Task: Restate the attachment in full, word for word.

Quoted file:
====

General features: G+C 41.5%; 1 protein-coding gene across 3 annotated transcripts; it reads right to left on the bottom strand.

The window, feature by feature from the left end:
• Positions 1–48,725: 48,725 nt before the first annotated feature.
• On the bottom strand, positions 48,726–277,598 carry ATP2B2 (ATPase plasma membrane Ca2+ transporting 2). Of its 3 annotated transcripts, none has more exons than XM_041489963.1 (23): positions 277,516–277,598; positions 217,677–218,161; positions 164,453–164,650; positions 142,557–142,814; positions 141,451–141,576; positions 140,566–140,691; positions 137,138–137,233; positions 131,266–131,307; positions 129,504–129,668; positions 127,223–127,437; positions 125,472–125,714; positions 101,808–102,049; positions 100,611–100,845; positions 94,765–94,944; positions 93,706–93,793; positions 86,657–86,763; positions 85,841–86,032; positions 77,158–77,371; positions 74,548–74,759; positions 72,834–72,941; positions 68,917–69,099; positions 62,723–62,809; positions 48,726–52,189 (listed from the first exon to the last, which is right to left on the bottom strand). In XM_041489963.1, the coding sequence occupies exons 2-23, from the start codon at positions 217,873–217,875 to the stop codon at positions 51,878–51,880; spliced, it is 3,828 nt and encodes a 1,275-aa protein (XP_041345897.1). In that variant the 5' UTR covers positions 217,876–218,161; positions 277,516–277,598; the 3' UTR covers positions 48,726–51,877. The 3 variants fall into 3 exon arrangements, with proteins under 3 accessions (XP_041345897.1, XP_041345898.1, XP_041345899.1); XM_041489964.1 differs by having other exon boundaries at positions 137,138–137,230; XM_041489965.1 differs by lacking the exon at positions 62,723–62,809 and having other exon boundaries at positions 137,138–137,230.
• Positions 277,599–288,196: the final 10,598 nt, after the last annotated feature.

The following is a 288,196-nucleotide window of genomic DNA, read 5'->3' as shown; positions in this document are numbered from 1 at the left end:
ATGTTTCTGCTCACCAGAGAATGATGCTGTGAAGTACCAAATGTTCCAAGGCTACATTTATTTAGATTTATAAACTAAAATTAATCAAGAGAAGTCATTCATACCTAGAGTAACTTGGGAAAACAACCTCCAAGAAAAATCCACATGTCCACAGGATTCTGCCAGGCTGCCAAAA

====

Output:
General features: G+C 41.5%; 1 protein-coding gene across 3 annotated transcripts; it reads right to left on the bottom strand.

The window, feature by feature from the left end:
• Positions 1–48,725: 48,725 nt before the first annotated feature.
• On the bottom strand, positions 48,726–277,598 carry ATP2B2 (ATPase plasma membrane Ca2+ transporting 2). Of its 3 annotated transcripts, none has more exons than XM_041489963.1 (23): positions 277,516–277,598; positions 217,677–218,161; positions 164,453–164,650; positions 142,557–142,814; positions 141,451–141,576; positions 140,566–140,691; positions 137,138–137,233; positions 131,266–131,307; positions 129,504–129,668; positions 127,223–127,437; positions 125,472–125,714; positions 101,808–102,049; positions 100,611–100,845; positions 94,765–94,944; positions 93,706–93,793; positions 86,657–86,763; positions 85,841–86,032; positions 77,158–77,371; positions 74,548–74,759; positions 72,834–72,941; positions 68,917–69,099; positions 62,723–62,809; positions 48,726–52,189 (listed from the first exon to the last, which is right to left on the bottom strand). In XM_041489963.1, the coding sequence occupies exons 2-23, from the start codon at positions 217,873–217,875 to the stop codon at positions 51,878–51,880; spliced, it is 3,828 nt and encodes a 1,275-aa protein (XP_041345897.1). In that variant the 5' UTR covers positions 217,876–218,161; positions 277,516–277,598; the 3' UTR covers positions 48,726–51,877. The 3 variants fall into 3 exon arrangements, with proteins under 3 accessions (XP_041345897.1, XP_041345898.1, XP_041345899.1); XM_041489964.1 differs by having other exon boundaries at positions 137,138–137,230; XM_041489965.1 differs by lacking the exon at positions 62,723–62,809 and having other exon boundaries at positions 137,138–137,230.
• Positions 277,599–288,196: the final 10,598 nt, after the last annotated feature.

The following is a 288,196-nucleotide window of genomic DNA, read 5'->3' as shown; positions in this document are numbered from 1 at the left end:
ATGTTTCTGCTCACCAGAGAATGATGCTGTGAAGTACCAAATGTTCCAAGGCTACATTTATTTAGATTTATAAACTAAAATTAATCAAGAGAAGTCATTCATACCTAGAGTAACTTGGGAAAACAACCTCCAAGAAAAATCCACATGTCCACAGGATTCTGCCAGGCTGCCAAAA